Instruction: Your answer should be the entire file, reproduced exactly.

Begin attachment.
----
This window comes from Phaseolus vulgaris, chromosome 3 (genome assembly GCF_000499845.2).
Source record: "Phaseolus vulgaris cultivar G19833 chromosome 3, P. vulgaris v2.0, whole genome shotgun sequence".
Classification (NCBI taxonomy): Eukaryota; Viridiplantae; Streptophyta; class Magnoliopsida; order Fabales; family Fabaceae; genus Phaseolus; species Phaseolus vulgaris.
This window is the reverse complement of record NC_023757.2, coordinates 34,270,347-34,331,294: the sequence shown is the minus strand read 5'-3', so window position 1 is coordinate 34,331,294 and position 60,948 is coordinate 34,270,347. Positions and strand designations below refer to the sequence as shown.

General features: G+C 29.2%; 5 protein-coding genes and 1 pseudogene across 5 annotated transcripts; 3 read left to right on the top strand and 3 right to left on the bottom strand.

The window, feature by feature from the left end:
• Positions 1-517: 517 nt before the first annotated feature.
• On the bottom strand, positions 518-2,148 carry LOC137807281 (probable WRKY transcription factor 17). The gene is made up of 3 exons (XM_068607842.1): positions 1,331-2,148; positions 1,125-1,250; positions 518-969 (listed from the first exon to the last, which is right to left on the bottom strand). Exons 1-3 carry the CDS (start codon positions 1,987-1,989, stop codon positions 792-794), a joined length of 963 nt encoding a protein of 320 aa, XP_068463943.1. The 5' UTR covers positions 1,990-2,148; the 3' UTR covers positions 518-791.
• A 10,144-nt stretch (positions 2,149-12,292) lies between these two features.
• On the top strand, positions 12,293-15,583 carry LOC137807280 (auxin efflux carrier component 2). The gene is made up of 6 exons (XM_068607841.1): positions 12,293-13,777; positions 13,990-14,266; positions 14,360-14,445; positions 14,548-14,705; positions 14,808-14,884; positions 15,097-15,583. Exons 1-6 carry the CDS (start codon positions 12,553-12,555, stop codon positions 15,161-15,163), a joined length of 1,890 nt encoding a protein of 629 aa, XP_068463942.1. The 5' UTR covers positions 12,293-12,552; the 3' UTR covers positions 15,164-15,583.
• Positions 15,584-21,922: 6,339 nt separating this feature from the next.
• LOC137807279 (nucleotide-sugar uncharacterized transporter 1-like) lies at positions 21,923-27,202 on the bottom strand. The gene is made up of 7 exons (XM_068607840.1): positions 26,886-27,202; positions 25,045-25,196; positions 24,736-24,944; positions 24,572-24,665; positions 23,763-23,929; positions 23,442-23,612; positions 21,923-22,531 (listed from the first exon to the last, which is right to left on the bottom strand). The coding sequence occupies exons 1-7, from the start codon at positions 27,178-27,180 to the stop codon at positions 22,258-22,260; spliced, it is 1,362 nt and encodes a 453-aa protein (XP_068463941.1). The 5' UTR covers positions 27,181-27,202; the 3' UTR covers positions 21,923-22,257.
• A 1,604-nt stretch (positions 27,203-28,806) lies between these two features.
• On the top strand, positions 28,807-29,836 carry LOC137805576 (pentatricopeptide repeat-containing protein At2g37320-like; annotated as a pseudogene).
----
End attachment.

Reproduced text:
This window comes from Phaseolus vulgaris, chromosome 3 (genome assembly GCF_000499845.2).
Source record: "Phaseolus vulgaris cultivar G19833 chromosome 3, P. vulgaris v2.0, whole genome shotgun sequence".
Classification (NCBI taxonomy): Eukaryota; Viridiplantae; Streptophyta; class Magnoliopsida; order Fabales; family Fabaceae; genus Phaseolus; species Phaseolus vulgaris.
This window is the reverse complement of record NC_023757.2, coordinates 34,270,347-34,331,294: the sequence shown is the minus strand read 5'-3', so window position 1 is coordinate 34,331,294 and position 60,948 is coordinate 34,270,347. Positions and strand designations below refer to the sequence as shown.

General features: G+C 29.2%; 5 protein-coding genes and 1 pseudogene across 5 annotated transcripts; 3 read left to right on the top strand and 3 right to left on the bottom strand.

The window, feature by feature from the left end:
• Positions 1-517: 517 nt before the first annotated feature.
• On the bottom strand, positions 518-2,148 carry LOC137807281 (probable WRKY transcription factor 17). The gene is made up of 3 exons (XM_068607842.1): positions 1,331-2,148; positions 1,125-1,250; positions 518-969 (listed from the first exon to the last, which is right to left on the bottom strand). Exons 1-3 carry the CDS (start codon positions 1,987-1,989, stop codon positions 792-794), a joined length of 963 nt encoding a protein of 320 aa, XP_068463943.1. The 5' UTR covers positions 1,990-2,148; the 3' UTR covers positions 518-791.
• A 10,144-nt stretch (positions 2,149-12,292) lies between these two features.
• On the top strand, positions 12,293-15,583 carry LOC137807280 (auxin efflux carrier component 2). The gene is made up of 6 exons (XM_068607841.1): positions 12,293-13,777; positions 13,990-14,266; positions 14,360-14,445; positions 14,548-14,705; positions 14,808-14,884; positions 15,097-15,583. Exons 1-6 carry the CDS (start codon positions 12,553-12,555, stop codon positions 15,161-15,163), a joined length of 1,890 nt encoding a protein of 629 aa, XP_068463942.1. The 5' UTR covers positions 12,293-12,552; the 3' UTR covers positions 15,164-15,583.
• Positions 15,584-21,922: 6,339 nt separating this feature from the next.
• LOC137807279 (nucleotide-sugar uncharacterized transporter 1-like) lies at positions 21,923-27,202 on the bottom strand. The gene is made up of 7 exons (XM_068607840.1): positions 26,886-27,202; positions 25,045-25,196; positions 24,736-24,944; positions 24,572-24,665; positions 23,763-23,929; positions 23,442-23,612; positions 21,923-22,531 (listed from the first exon to the last, which is right to left on the bottom strand). The coding sequence occupies exons 1-7, from the start codon at positions 27,178-27,180 to the stop codon at positions 22,258-22,260; spliced, it is 1,362 nt and encodes a 453-aa protein (XP_068463941.1). The 5' UTR covers positions 27,181-27,202; the 3' UTR covers positions 21,923-22,257.
• A 1,604-nt stretch (positions 27,203-28,806) lies between these two features.
• On the top strand, positions 28,807-29,836 carry LOC137805576 (pentatricopeptide repeat-containing protein At2g37320-like; annotated as a pseudogene).